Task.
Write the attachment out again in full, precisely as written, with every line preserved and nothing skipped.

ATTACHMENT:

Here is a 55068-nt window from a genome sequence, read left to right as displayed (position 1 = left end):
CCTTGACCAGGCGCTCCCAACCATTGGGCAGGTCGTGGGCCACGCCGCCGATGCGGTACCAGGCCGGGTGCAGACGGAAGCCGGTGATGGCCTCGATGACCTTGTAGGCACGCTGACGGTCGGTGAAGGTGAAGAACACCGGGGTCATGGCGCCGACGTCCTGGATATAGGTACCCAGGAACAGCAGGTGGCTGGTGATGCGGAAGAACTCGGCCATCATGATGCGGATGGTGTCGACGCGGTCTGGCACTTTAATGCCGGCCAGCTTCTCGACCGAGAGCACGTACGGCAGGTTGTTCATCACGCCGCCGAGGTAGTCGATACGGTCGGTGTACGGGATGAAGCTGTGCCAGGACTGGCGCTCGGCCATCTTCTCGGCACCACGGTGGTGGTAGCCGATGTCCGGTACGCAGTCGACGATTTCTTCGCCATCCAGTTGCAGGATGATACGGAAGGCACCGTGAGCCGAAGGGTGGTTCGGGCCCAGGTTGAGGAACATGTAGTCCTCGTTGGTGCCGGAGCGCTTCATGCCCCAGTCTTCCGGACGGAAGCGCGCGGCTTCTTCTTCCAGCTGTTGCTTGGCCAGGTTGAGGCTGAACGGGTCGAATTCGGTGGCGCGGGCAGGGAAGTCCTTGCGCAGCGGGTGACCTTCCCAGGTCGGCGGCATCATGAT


Here is a 55068-nt window from a genome sequence, read left to right as displayed (position 1 = left end):
CCTTGACCAGGCGCTCCCAACCATTGGGCAGGTCGTGGGCCACGCCGCCGATGCGGTACCAGGCCGGGTGCAGACGGAAGCCGGTGATGGCCTCGATGACCTTGTAGGCACGCTGACGGTCGGTGAAGGTGAAGAACACCGGGGTCATGGCGCCGACGTCCTGGATATAGGTACCCAGGAACAGCAGGTGGCTGGTGATGCGGAAGAACTCGGCCATCATGATGCGGATGGTGTCGACGCGGTCTGGCACTTTAATGCCGGCCAGCTTCTCGACCGAGAGCACGTACGGCAGGTTGTTCATCACGCCGCCGAGGTAGTCGATACGGTCGGTGTACGGGATGAAGCTGTGCCAGGACTGGCGCTCGGCCATCTTCTCGGCACCACGGTGGTGGTAGCCGATGTCCGGTACGCAGTCGACGATTTCTTCGCCATCCAGTTGCAGGATGATACGGAAGGCACCGTGAGCCGAAGGGTGGTTCGGGCCCAGGTTGAGGAACATGTAGTCCTCGTTGGTGCCGGAGCGCTTCATGCCCCAGTCTTCCGGACGGAAGCGCGCGGCTTCTTCTTCCAGCTGTTGCTTGGCCAGGTTGAGGCTGAACGGGTCGAATTCGGTGGCGCGGGCAGGGAAGTCCTTGCGCAGCGGGTGACCTTCCCAGGTCGGCGGCATCATGAT